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Chandrasekhar Limit

One curious feature of white-dwarf stars is that their radius decreases as their mass increases. [See Equation (8.206).] It follows, from Equation (8.199), that the mean energy of the degenerate electrons inside the star increases strongly as the stellar mass increases: in fact, $ K\propto M^{ 7/3}$ . Hence, if $ M$ becomes sufficiently large then the electrons become relativistic, and the previous analysis needs to be modified. Strictly speaking, the non-relativistic analysis described in the previous section is only valid in the low-mass limit $ M\ll M_\odot$ . Let us, for the sake of simplicity, consider the ultra-relativistic limit in which $ p\gg m c$ .

The total electron energy (including the rest mass energy) can be written

$\displaystyle K = \frac{3 V}{{\mit\Lambda}^{ 3}}\int_0^{p_F} \left(p^{ 2} c^{ 2} +m^{ 2} c^{ 4}\right)^{1/2} p^{ 2} dp,$ (8.207)

by analogy with Equation (8.198). Thus,

$\displaystyle K\simeq \frac{3 V c}{{\mit\Lambda}^{ 3}}\int_0^{p_F} \left(p^{ 3} + \frac{m^{ 2} c^{ 2}}{2} p + \cdots\right)dp,$ (8.208)


$\displaystyle K \simeq \frac{3}{4} \frac{V c}{{\mit\Lambda}^{ 3}} \left(p_F^{ 4} + m^{ 2} c^{ 2} p_F^{ 2}+\cdots \right).$ (8.209)

It follows, from the previous analysis, that the total energy of an ultra-relativistic white-dwarf star can be written in the form

$\displaystyle E \simeq \frac{A-B}{R} + C R,$ (8.210)


$\displaystyle A$ $\displaystyle = \frac{3}{8}\left(\frac{9\pi}{8}\right)^{1/3} \!\hbar c\left(\frac{M}{m_p} \right)^{4/3},$ (8.211)
$\displaystyle B$ $\displaystyle = \frac{3}{5} G M^{ 2},$ (8.212)
$\displaystyle C$ $\displaystyle = \frac{3}{4} \frac{1}{(9\pi)^{1/3}}  \frac{m^{ 2} c^{ 3}}{\hbar} \left(\frac{M}{m_p}\right)^{2/3}.$ (8.213)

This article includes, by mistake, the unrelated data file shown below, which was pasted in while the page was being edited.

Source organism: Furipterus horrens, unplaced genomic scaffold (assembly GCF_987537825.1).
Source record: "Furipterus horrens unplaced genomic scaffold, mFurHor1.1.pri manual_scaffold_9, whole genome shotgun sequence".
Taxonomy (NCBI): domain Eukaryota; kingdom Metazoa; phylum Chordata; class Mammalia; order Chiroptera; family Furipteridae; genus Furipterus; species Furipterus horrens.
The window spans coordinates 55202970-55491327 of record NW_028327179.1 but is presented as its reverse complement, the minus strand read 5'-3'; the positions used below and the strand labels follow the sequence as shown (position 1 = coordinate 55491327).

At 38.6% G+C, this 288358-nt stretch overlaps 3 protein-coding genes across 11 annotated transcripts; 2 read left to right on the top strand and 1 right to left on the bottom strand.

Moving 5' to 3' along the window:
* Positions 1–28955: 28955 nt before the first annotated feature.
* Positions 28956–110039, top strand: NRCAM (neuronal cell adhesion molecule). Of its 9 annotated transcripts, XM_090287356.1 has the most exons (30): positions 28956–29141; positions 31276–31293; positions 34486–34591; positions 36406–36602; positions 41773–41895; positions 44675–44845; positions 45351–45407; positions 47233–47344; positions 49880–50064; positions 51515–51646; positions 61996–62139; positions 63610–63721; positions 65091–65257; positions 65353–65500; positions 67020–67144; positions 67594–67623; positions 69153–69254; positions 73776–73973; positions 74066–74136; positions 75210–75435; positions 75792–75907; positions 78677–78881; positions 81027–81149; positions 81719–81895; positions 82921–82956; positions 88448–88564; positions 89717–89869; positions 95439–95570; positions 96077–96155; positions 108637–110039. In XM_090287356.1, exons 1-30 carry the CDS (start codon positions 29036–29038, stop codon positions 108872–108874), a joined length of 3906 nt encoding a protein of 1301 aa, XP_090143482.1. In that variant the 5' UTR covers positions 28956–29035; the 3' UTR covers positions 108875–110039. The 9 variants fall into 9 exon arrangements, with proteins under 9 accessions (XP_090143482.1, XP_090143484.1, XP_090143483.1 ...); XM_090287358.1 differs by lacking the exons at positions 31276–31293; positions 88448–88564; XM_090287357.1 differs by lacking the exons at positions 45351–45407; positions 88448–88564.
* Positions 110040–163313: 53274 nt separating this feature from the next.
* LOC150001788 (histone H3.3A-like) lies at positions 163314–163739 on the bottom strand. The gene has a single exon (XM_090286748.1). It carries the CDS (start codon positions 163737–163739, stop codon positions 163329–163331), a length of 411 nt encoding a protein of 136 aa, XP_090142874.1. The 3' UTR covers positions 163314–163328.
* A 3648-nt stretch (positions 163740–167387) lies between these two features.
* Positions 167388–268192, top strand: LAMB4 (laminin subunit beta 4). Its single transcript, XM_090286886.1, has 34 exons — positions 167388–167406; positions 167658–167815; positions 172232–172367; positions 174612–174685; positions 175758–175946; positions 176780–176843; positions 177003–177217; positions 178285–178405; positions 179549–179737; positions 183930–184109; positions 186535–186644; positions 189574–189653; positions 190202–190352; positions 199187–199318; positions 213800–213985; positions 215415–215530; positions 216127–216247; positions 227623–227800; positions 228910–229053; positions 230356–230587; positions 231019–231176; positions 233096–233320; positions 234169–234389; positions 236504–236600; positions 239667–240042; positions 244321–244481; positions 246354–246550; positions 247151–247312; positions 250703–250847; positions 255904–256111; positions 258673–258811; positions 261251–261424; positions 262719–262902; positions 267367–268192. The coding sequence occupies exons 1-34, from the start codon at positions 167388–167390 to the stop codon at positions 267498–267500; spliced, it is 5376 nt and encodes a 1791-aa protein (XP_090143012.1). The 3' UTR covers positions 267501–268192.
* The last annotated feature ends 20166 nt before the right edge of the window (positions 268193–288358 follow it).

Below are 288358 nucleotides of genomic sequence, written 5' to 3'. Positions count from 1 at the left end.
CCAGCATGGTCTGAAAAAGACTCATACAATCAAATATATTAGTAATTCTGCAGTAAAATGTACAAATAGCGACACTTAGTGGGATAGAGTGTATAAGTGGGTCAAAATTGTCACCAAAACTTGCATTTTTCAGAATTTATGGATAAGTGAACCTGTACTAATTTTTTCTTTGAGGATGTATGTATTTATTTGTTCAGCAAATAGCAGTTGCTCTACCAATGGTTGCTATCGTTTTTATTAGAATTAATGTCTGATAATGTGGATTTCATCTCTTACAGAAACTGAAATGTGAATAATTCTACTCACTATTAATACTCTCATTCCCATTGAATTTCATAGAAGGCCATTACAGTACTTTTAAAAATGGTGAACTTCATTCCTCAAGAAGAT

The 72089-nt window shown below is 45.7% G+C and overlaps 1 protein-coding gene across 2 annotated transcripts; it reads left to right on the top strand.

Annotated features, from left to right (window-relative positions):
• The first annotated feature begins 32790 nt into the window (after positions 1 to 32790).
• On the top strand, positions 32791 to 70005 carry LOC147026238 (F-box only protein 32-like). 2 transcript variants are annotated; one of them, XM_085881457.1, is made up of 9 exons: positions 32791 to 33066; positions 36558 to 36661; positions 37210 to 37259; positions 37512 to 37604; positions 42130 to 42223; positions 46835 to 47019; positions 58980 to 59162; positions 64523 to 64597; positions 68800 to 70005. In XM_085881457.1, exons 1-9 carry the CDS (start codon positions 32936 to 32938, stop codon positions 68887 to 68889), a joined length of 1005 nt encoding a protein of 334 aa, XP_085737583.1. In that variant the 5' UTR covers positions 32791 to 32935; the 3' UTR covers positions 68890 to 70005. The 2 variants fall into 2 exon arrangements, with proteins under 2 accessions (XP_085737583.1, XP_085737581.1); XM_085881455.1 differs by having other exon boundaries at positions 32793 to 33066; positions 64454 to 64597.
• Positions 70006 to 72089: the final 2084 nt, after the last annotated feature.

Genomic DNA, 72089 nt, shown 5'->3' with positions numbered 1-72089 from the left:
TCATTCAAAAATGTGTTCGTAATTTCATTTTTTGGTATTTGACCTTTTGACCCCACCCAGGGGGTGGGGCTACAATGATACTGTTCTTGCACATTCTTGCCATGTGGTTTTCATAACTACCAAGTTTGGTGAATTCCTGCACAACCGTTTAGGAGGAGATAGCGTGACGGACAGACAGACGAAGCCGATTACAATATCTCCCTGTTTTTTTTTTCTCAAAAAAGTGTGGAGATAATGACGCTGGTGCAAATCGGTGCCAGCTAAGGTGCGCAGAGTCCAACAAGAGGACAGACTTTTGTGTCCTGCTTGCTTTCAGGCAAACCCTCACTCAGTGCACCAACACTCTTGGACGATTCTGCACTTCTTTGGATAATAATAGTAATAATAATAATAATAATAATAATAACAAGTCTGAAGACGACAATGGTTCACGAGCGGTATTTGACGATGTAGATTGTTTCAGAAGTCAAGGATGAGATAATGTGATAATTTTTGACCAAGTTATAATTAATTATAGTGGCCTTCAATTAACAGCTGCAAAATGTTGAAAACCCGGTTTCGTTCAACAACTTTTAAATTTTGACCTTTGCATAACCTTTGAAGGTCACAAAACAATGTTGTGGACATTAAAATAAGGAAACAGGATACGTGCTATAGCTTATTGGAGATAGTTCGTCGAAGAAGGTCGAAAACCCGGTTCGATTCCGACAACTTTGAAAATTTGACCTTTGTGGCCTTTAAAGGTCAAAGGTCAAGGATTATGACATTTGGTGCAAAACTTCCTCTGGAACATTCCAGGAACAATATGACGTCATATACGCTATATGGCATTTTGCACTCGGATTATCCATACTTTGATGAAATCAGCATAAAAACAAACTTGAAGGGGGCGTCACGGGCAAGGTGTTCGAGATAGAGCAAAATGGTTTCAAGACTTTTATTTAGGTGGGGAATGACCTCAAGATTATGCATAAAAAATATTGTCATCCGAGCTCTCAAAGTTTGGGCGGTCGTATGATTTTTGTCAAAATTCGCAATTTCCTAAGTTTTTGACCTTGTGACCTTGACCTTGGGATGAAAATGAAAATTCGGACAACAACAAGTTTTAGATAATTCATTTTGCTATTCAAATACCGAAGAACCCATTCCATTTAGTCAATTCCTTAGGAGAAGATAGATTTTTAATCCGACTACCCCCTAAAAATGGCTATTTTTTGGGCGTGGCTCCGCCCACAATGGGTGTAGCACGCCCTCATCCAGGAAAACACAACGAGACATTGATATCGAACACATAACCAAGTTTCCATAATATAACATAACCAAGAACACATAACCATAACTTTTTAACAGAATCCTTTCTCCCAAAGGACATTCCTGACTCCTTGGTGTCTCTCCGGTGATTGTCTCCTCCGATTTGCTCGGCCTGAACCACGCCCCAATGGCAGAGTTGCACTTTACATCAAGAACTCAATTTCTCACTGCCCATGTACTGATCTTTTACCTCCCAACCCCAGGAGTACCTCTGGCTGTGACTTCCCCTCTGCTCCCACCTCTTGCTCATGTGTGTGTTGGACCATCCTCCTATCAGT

As before, the equilibrium radius $ R_\ast$ is that which minimizes the total energy. $ E$ . However, in the ultra-relativistic case, a non-zero value of $ R_\ast$ only exists for $ A-B>0$ . When $ A-B<0$ , the energy decreases monotonically with decreasing stellar radius. In other words, the degeneracy pressure of the electrons is incapable of halting the collapse of the star under gravity. The criterion that must be satisfied for a relativistic white-dwarf star to be maintained against gravity is that

$\displaystyle \frac{A}{B} > 1.$ (8.214)

This criterion can be re-written

$\displaystyle M< M_C,$ (8.215)


$\displaystyle M_C = \frac{15}{64} (5\pi)^{1/2}  \frac{(\hbar c/G)^{1/2}}{m_p^{ 2}}= 1.72 M_\odot$ (8.216)

is known as the Chandrasekhar limit, after A. Chandrasekhar who first derived it in 1931. A more realistic calculation, which does not assume constant density, yields

$\displaystyle M_C = 1.4 M_\odot.$ (8.217)

Thus, if the stellar mass exceeds the Chandrasekhar limit then the star in question cannot become a white-dwarf when its nuclear fuel is exhausted, but, instead, must continue to collapse. What is the ultimate fate of such a star?

next up previous
Next: Neutron Stars Up: Quantum Statistics Previous: White-Dwarf Stars
Richard Fitzpatrick 2016-01-25